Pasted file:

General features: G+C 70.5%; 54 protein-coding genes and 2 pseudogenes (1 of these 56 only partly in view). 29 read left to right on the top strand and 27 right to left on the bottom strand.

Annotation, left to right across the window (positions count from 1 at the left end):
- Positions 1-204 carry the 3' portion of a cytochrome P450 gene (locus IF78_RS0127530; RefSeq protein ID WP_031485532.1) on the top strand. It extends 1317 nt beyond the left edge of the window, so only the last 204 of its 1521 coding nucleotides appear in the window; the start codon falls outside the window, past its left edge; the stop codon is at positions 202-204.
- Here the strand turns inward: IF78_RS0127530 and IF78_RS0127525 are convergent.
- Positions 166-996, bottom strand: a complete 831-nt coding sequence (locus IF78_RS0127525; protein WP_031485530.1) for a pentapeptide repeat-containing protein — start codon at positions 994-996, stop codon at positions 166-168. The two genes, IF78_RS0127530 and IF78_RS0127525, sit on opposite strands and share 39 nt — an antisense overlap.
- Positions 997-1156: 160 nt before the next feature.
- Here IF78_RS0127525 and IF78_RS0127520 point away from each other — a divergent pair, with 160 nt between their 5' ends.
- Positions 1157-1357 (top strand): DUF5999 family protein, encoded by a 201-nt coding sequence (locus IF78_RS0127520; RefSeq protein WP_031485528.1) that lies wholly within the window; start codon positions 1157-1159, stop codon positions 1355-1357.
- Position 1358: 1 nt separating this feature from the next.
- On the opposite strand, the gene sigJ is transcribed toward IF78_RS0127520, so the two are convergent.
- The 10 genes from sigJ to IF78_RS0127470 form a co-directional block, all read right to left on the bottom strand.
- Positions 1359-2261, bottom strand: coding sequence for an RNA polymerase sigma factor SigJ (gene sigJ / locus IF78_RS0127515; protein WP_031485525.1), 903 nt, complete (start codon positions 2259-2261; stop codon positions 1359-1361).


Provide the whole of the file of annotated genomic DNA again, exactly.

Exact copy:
General features: G+C 70.5%; 54 protein-coding genes and 2 pseudogenes (1 of these 56 only partly in view). 29 read left to right on the top strand and 27 right to left on the bottom strand.

Annotation, left to right across the window (positions count from 1 at the left end):
- Positions 1-204 carry the 3' portion of a cytochrome P450 gene (locus IF78_RS0127530; RefSeq protein ID WP_031485532.1) on the top strand. It extends 1317 nt beyond the left edge of the window, so only the last 204 of its 1521 coding nucleotides appear in the window; the start codon falls outside the window, past its left edge; the stop codon is at positions 202-204.
- Here the strand turns inward: IF78_RS0127530 and IF78_RS0127525 are convergent.
- Positions 166-996, bottom strand: a complete 831-nt coding sequence (locus IF78_RS0127525; protein WP_031485530.1) for a pentapeptide repeat-containing protein — start codon at positions 994-996, stop codon at positions 166-168. The two genes, IF78_RS0127530 and IF78_RS0127525, sit on opposite strands and share 39 nt — an antisense overlap.
- Positions 997-1156: 160 nt before the next feature.
- Here IF78_RS0127525 and IF78_RS0127520 point away from each other — a divergent pair, with 160 nt between their 5' ends.
- Positions 1157-1357 (top strand): DUF5999 family protein, encoded by a 201-nt coding sequence (locus IF78_RS0127520; RefSeq protein WP_031485528.1) that lies wholly within the window; start codon positions 1157-1159, stop codon positions 1355-1357.
- Position 1358: 1 nt separating this feature from the next.
- On the opposite strand, the gene sigJ is transcribed toward IF78_RS0127520, so the two are convergent.
- The 10 genes from sigJ to IF78_RS0127470 form a co-directional block, all read right to left on the bottom strand.
- Positions 1359-2261, bottom strand: coding sequence for an RNA polymerase sigma factor SigJ (gene sigJ / locus IF78_RS0127515; protein WP_031485525.1), 903 nt, complete (start codon positions 2259-2261; stop codon positions 1359-1361).